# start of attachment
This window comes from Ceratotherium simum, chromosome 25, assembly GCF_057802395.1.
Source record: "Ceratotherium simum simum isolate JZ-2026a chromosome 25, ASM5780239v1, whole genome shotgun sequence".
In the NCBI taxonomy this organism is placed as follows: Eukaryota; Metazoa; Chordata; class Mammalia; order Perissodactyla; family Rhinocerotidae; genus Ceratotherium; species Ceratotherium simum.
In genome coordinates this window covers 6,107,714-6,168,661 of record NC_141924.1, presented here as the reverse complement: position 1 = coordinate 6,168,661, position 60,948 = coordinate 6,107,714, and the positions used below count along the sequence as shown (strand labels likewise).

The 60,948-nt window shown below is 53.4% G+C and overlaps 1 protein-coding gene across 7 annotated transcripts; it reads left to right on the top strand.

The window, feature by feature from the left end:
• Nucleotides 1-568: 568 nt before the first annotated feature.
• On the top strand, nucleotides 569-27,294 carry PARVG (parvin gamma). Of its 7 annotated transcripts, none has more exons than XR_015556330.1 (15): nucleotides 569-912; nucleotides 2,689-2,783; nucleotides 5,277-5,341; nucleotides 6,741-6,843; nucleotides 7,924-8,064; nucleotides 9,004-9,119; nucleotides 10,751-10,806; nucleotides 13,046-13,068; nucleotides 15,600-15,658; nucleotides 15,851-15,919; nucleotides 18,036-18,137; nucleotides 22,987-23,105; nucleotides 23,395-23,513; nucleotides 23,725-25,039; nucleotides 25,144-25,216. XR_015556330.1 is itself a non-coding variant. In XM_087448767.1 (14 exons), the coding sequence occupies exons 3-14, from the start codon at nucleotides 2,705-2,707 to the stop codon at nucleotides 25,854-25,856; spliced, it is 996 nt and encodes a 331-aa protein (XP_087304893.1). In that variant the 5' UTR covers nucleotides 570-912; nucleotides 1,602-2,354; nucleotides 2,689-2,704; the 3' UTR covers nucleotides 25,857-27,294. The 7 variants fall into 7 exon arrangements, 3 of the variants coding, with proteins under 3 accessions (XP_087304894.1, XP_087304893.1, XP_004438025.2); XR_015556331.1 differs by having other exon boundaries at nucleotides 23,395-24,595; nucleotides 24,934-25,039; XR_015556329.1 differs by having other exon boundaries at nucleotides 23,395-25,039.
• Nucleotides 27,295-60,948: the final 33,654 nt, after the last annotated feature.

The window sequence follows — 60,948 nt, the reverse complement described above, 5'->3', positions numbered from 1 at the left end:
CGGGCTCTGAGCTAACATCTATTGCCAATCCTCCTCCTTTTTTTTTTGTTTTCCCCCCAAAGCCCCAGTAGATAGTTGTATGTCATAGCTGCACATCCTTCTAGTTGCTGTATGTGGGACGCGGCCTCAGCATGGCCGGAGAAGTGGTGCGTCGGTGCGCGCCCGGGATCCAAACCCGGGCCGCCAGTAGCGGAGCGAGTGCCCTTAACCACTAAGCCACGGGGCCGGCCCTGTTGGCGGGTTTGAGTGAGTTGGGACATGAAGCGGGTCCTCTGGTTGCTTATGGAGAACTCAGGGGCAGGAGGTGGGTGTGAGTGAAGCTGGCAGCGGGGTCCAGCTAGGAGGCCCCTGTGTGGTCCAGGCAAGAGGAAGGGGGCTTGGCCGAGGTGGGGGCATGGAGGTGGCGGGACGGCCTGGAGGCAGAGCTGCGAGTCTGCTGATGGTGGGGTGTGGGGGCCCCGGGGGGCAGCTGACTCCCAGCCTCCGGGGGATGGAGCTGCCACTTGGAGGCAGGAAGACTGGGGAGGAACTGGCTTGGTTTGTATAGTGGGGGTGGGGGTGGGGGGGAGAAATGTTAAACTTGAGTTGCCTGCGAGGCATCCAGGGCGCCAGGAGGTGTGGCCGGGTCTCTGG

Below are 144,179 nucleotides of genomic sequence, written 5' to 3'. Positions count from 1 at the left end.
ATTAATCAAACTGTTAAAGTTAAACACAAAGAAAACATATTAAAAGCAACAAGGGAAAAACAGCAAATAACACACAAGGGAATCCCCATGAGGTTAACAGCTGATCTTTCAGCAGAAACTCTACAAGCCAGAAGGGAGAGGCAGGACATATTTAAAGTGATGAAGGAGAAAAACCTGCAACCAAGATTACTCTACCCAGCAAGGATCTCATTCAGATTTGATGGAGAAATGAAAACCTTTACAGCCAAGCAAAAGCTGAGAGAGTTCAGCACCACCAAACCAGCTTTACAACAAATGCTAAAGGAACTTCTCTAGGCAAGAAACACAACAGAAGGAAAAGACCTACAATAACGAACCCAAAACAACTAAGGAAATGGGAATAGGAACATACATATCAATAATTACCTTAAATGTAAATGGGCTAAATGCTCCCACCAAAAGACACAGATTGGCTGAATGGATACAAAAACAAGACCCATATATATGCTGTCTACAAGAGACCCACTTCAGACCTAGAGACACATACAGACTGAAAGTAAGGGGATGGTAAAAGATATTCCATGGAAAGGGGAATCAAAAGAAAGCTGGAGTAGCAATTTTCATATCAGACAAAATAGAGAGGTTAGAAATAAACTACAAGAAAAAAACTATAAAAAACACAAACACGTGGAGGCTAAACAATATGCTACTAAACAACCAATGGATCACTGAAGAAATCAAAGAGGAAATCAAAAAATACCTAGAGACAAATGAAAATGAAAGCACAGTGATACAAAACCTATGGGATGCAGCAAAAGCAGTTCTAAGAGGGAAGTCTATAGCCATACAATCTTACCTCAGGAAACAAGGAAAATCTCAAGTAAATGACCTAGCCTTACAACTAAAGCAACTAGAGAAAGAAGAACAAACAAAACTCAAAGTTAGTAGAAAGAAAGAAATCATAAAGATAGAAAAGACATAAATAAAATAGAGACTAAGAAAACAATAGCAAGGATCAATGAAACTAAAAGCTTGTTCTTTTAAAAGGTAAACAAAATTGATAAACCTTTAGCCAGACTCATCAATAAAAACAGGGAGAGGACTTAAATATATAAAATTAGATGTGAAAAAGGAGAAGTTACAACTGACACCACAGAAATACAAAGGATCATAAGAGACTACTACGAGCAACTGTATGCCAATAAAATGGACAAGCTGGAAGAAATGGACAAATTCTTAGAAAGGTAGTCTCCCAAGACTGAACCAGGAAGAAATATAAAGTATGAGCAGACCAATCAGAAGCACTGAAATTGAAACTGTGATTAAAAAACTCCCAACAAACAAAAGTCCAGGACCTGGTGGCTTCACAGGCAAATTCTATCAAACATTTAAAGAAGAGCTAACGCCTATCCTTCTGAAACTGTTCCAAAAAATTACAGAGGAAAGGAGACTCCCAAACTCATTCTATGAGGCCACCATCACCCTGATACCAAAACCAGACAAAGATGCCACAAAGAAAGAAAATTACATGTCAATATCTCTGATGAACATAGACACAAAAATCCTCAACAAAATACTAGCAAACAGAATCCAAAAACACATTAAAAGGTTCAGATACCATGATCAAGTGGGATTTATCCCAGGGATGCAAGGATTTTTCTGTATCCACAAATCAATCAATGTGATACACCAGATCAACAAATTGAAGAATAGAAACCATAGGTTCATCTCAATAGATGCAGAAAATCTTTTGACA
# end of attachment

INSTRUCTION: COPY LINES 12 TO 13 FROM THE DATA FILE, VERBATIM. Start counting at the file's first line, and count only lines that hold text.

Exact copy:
Below are 144,179 nucleotides of genomic sequence, written 5' to 3'. Positions count from 1 at the left end.
ATTAATCAAACTGTTAAAGTTAAACACAAAGAAAACATATTAAAAGCAACAAGGGAAAAACAGCAAATAACACACAAGGGAATCCCCATGAGGTTAACAGCTGATCTTTCAGCAGAAACTCTACAAGCCAGAAGGGAGAGGCAGGACATATTTAAAGTGATGAAGGAGAAAAACCTGCAACCAAGATTACTCTACCCAGCAAGGATCTCATTCAGATTTGATGGAGAAATGAAAACCTTTACAGCCAAGCAAAAGCTGAGAGAGTTCAGCACCACCAAACCAGCTTTACAACAAATGCTAAAGGAACTTCTCTAGGCAAGAAACACAACAGAAGGAAAAGACCTACAATAACGAACCCAAAACAACTAAGGAAATGGGAATAGGAACATACATATCAATAATTACCTTAAATGTAAATGGGCTAAATGCTCCCACCAAAAGACACAGATTGGCTGAATGGATACAAAAACAAGACCCATATATATGCTGTCTACAAGAGACCCACTTCAGACCTAGAGACACATACAGACTGAAAGTAAGGGGATGGTAAAAGATATTCCATGGAAAGGGGAATCAAAAGAAAGCTGGAGTAGCAATTTTCATATCAGACAAAATAGAGAGGTTAGAAATAAACTACAAGAAAAAAACTATAAAAAACACAAACACGTGGAGGCTAAACAATATGCTACTAAACAACCAATGGATCACTGAAGAAATCAAAGAGGAAATCAAAAAATACCTAGAGACAAATGAAAATGAAAGCACAGTGATACAAAACCTATGGGATGCAGCAAAAGCAGTTCTAAGAGGGAAGTCTATAGCCATACAATCTTACCTCAGGAAACAAGGAAAATCTCAAGTAAATGACCTAGCCTTACAACTAAAGCAACTAGAGAAAGAAGAACAAACAAAACTCAAAGTTAGTAGAAAGAAAGAAATCATAAAGATAGAAAAGACATAAATAAAATAGAGACTAAGAAAACAATAGCAAGGATCAATGAAACTAAAAGCTTGTTCTTTTAAAAGGTAAACAAAATTGATAAACCTTTAGCCAGACTCATCAATAAAAACAGGGAGAGGACTTAAATATATAAAATTAGATGTGAAAAAGGAGAAGTTACAACTGACACCACAGAAATACAAAGGATCATAAGAGACTACTACGAGCAACTGTATGCCAATAAAATGGACAAGCTGGAAGAAATGGACAAATTCTTAGAAAGGTAGTCTCCCAAGACTGAACCAGGAAGAAATATAAAGTATGAGCAGACCAATCAGAAGCACTGAAATTGAAACTGTGATTAAAAAACTCCCAACAAACAAAAGTCCAGGACCTGGTGGCTTCACAGGCAAATTCTATCAAACATTTAAAGAAGAGCTAACGCCTATCCTTCTGAAACTGTTCCAAAAAATTACAGAGGAAAGGAGACTCCCAAACTCATTCTATGAGGCCACCATCACCCTGATACCAAAACCAGACAAAGATGCCACAAAGAAAGAAAATTACATGTCAATATCTCTGATGAACATAGACACAAAAATCCTCAACAAAATACTAGCAAACAGAATCCAAAAACACATTAAAAGGTTCAGATACCATGATCAAGTGGGATTTATCCCAGGGATGCAAGGATTTTTCTGTATCCACAAATCAATCAATGTGATACACCAGATCAACAAATTGAAGAATAGAAACCATAGGTTCATCTCAATAGATGCAGAAAATCTTTTGACA